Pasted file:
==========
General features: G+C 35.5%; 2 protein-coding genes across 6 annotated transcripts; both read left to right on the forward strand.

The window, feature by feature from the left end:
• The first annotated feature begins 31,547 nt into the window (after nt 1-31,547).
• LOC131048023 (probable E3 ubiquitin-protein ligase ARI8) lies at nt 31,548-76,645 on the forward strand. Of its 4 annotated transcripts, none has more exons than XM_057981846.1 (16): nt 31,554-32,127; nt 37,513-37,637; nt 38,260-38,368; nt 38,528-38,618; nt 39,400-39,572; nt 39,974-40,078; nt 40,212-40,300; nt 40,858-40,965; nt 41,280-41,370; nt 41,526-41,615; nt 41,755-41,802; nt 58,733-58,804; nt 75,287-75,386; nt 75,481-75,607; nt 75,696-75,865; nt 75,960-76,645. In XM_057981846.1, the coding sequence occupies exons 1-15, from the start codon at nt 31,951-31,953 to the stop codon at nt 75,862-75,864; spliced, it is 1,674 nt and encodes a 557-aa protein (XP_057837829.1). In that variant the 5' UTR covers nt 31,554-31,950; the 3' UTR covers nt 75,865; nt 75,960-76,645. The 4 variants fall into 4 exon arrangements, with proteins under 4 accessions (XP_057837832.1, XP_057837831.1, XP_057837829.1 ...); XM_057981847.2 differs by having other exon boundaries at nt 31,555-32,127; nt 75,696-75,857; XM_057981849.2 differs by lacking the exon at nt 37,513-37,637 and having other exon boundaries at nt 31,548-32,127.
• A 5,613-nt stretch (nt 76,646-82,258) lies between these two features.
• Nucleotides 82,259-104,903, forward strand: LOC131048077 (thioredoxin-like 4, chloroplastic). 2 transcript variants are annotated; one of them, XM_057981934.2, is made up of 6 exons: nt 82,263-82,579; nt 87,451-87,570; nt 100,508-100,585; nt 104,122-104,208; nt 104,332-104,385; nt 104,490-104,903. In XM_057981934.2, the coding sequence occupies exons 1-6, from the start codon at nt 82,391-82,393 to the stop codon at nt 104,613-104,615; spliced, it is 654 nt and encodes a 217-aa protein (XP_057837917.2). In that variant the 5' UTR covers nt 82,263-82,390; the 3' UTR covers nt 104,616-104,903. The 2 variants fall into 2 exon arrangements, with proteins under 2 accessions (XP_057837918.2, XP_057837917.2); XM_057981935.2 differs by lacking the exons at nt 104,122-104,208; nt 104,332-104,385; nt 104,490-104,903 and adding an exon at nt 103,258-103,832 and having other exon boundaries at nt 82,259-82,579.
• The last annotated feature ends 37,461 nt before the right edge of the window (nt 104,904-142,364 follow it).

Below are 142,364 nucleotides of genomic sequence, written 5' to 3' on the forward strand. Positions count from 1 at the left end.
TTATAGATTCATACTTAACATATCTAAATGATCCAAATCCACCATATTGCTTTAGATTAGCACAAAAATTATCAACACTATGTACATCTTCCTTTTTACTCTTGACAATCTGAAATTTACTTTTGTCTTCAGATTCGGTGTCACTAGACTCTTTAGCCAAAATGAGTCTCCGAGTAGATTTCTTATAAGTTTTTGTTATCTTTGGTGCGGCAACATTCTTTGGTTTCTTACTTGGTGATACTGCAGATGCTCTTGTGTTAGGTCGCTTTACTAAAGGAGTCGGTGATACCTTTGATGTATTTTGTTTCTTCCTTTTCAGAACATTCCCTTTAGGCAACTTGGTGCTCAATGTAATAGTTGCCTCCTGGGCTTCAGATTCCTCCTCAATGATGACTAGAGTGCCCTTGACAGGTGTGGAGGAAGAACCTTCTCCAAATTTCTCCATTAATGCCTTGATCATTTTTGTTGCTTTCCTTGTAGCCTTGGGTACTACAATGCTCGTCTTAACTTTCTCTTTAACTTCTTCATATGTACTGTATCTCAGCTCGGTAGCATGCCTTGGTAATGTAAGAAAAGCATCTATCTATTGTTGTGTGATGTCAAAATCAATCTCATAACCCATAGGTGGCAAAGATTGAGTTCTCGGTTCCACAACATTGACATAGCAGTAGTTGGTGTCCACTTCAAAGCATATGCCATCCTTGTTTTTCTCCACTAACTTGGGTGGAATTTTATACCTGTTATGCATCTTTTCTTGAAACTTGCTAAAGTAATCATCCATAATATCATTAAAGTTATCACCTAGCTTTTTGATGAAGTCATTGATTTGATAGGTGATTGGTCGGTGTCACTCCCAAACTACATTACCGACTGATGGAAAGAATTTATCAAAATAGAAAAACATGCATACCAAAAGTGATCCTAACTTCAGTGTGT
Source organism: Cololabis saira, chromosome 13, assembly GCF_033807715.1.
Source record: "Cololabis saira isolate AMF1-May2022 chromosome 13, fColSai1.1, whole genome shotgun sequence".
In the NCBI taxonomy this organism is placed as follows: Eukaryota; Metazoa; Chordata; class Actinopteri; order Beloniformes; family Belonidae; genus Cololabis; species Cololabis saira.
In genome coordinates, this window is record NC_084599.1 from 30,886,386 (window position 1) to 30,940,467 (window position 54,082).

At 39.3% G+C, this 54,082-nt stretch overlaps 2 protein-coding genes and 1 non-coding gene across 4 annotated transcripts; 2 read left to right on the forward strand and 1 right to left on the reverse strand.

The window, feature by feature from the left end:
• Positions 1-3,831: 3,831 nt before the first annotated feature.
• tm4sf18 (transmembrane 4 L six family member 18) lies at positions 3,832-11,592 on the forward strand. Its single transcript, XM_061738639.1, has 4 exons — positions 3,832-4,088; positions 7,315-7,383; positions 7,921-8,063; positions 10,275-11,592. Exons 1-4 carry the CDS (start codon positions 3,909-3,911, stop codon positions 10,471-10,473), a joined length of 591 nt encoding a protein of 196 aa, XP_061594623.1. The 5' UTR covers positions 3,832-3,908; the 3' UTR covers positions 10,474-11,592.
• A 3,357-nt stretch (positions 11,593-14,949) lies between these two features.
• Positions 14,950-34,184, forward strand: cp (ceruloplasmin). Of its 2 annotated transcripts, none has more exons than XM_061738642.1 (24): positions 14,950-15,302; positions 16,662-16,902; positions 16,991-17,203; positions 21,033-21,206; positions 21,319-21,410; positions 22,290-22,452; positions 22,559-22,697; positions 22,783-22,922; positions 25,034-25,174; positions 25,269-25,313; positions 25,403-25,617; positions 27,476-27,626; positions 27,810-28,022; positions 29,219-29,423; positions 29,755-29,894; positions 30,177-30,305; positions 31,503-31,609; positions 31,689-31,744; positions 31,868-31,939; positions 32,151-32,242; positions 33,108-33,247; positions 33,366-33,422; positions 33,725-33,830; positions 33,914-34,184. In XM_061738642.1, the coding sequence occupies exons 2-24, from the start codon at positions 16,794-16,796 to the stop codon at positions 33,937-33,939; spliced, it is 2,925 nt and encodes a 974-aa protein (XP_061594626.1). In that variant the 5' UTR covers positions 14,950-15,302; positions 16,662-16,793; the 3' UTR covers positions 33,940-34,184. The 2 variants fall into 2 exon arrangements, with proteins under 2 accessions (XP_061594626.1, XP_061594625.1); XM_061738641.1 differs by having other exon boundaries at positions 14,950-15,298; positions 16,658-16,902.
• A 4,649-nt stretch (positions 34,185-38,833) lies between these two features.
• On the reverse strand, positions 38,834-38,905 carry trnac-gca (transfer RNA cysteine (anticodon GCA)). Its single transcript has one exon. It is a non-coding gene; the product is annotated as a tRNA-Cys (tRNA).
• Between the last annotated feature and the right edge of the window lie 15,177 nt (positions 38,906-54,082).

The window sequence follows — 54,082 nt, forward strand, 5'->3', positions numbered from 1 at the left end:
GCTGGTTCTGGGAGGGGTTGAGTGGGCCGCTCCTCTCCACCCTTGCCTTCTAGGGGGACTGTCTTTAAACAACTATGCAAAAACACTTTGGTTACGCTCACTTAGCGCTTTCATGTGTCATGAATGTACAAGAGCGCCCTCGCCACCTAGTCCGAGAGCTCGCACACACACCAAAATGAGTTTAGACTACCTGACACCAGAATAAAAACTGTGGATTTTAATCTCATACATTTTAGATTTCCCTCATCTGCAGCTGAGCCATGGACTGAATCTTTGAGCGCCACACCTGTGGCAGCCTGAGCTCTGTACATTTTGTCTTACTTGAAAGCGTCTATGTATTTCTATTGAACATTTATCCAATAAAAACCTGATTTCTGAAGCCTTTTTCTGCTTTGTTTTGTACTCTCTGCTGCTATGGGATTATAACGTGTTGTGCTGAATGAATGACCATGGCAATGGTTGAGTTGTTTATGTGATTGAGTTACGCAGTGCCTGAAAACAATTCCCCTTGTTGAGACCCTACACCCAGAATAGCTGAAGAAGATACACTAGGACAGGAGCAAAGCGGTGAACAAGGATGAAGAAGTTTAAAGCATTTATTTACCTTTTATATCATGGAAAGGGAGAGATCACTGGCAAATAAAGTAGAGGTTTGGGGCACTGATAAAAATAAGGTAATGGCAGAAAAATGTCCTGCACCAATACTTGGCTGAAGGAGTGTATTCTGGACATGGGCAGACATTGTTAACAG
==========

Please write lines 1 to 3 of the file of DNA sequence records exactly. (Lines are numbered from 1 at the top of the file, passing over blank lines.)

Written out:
General features: G+C 35.5%; 2 protein-coding genes across 6 annotated transcripts; both read left to right on the forward strand.

The window, feature by feature from the left end:
• The first annotated feature begins 31,547 nt into the window (after nt 1-31,547).